Since its inception in 2010, NZEC has moved quickly to assemble a portfolio of highly prospective properties and a world-class technical team with the expertise required to rapidly advance the properties to production. NZEC is focused on systematically exploring and advancing its properties, reducing risk and adding value with every corporate milestone. Milestones achieved to date are outlined in the History of NZEC page. Plans for 2014 include:
- Continue to optimize production levels from the TWN and Eltham wells
- Advance additional reactivation and uphole completion opportunities to production on the TWN Licenses
- Continue to review well logs, drilling records and seismic data to identify new production opportunities on the TWN Licenses
- Grow production and cash flow to allow the Company to organically fund the exploration of new high-impact Mt. Messenger and Tikorangi drill targets
- Drill the Horoi Mt. Messenger well on the Alton Permit
- Continue to seek partners for East Coast properties to advance the Castlepoint, Wairoa and East Cape permits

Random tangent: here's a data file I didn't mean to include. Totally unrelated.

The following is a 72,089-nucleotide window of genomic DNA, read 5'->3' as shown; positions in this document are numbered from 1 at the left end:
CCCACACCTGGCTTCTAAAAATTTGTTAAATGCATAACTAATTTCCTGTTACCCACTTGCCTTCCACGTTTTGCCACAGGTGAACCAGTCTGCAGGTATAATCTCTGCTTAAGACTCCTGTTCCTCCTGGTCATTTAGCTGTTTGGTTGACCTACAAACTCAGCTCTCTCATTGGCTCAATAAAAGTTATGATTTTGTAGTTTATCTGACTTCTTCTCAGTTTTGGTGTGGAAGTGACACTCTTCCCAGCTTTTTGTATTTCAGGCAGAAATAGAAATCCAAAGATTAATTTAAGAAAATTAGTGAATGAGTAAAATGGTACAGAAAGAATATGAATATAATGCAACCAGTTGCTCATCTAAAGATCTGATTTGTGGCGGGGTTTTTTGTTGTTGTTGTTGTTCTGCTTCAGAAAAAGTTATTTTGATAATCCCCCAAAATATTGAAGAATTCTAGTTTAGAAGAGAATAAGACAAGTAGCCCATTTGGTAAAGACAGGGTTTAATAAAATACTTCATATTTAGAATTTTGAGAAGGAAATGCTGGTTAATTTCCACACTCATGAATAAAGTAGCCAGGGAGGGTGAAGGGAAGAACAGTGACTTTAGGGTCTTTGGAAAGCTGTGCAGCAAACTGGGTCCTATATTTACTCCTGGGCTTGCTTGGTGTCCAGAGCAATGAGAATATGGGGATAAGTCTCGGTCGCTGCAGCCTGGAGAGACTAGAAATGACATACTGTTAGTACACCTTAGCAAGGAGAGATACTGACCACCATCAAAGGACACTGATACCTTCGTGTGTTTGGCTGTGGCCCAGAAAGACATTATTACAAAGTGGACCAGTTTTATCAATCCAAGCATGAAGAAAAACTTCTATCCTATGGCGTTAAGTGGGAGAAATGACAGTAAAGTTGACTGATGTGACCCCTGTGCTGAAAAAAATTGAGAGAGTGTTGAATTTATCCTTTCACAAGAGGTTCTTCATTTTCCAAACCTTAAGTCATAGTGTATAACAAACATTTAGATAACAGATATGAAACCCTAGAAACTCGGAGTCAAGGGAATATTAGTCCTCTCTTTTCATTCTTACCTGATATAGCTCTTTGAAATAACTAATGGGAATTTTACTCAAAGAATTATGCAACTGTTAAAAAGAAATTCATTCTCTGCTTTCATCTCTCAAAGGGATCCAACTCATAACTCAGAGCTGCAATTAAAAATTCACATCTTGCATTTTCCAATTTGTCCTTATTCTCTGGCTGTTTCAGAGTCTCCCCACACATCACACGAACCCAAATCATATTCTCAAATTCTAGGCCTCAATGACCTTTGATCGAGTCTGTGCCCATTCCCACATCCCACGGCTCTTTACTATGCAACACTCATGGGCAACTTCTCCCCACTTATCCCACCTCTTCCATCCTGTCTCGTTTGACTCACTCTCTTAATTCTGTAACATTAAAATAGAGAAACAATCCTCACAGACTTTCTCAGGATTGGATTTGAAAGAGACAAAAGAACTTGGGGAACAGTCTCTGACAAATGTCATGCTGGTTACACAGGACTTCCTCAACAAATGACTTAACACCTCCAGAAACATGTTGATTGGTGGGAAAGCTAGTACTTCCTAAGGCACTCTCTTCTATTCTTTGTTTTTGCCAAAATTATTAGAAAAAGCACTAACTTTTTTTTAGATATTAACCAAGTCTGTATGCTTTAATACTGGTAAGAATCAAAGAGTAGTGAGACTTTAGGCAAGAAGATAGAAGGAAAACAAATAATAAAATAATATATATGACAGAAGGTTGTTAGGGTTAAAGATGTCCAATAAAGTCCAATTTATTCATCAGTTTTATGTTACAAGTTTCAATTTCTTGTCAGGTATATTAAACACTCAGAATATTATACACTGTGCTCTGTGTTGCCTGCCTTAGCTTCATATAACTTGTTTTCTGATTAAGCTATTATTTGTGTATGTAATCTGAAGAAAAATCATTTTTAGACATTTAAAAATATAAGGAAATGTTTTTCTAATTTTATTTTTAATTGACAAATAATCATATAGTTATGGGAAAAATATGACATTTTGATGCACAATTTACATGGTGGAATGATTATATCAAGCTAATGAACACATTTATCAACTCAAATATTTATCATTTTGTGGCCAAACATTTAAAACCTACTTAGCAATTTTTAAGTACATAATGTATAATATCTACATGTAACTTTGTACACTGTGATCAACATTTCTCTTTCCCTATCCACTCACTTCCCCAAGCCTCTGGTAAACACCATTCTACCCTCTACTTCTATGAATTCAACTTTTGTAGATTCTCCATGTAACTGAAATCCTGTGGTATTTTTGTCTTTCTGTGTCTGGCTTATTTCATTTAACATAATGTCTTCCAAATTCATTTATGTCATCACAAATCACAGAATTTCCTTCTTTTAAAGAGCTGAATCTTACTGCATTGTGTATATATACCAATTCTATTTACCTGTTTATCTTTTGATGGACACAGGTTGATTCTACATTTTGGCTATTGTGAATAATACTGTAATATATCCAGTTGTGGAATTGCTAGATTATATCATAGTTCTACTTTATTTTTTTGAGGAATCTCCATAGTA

The Company announced its initial development plans for the TWN Licenses and other permits in the Taranaki Basin on August 6, 2013. As outlined in the Company’s Taranaki Basin development program, NZEC anticipates that successful execution of the work program planned for 2014 will result in NZEC producing 2,300 boe/d (82% oil) by year-end 2014, based on the Company’s working interest in its various permits. This forecast reflects management’s mid-case production assumptions, as outlined in the Company's corporate presentation. While the timing of a number of a planned exploration and development plans has shifted, the Company has identified additional production opportunities on the TWN Licenses in existing wells and continues to work toward its year-end 2014 guidance.
Development and operating costs are to be funded initially by existing working capital and cash flows from production. The Company is focused on increasing cash flow by advancing existing wells to production, since reactivations and uphole completions are significantly less expensive than drilling new wells. The Company’s ability to execute its exploration and development activities is contingent on its financial capacity. The Company is considering a number of options to increase its financial capacity, including increasing cash flow from oil production, additional joint arrangements, commercial arrangements or other financing alternatives.